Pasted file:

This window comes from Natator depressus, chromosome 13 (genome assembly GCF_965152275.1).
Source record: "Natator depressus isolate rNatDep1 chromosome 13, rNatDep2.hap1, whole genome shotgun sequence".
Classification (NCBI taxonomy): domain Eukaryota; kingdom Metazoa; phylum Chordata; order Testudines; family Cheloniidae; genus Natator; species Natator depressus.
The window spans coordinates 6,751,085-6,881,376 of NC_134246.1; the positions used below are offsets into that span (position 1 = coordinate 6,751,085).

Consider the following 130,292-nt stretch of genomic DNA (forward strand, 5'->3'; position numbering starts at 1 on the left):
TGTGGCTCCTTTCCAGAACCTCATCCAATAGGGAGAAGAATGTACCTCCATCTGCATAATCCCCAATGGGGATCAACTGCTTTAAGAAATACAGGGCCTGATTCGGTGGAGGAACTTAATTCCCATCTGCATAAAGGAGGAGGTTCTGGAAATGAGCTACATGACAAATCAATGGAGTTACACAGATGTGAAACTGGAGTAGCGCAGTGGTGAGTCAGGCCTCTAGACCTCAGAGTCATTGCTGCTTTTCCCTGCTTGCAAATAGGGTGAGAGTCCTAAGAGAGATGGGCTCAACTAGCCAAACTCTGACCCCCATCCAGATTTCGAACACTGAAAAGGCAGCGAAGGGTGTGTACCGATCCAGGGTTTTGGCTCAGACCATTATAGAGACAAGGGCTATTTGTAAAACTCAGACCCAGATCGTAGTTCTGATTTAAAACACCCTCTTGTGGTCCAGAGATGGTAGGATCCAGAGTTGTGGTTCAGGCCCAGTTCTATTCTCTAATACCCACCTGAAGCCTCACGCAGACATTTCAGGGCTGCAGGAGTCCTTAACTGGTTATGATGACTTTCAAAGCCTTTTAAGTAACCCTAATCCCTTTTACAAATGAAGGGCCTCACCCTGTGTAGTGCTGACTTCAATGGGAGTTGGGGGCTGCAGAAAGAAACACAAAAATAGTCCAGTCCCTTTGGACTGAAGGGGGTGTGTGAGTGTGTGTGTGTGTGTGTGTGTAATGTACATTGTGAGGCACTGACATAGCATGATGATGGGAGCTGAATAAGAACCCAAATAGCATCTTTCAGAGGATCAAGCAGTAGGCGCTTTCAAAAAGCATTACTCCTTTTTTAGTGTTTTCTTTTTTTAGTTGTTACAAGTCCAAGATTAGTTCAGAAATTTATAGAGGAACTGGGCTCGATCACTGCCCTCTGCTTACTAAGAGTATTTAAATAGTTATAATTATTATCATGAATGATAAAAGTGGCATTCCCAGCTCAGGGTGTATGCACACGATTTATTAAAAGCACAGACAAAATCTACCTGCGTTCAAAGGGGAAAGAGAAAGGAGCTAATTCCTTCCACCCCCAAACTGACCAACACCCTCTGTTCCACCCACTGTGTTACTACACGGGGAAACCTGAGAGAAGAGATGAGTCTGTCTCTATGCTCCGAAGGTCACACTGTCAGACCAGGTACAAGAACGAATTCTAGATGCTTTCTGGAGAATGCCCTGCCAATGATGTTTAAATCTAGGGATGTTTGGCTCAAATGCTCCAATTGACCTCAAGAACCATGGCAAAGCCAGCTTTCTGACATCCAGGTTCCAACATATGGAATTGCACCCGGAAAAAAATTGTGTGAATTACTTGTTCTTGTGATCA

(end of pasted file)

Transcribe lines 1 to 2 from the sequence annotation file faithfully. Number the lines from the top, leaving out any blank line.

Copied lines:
This window comes from Natator depressus, chromosome 13 (genome assembly GCF_965152275.1).
Source record: "Natator depressus isolate rNatDep1 chromosome 13, rNatDep2.hap1, whole genome shotgun sequence".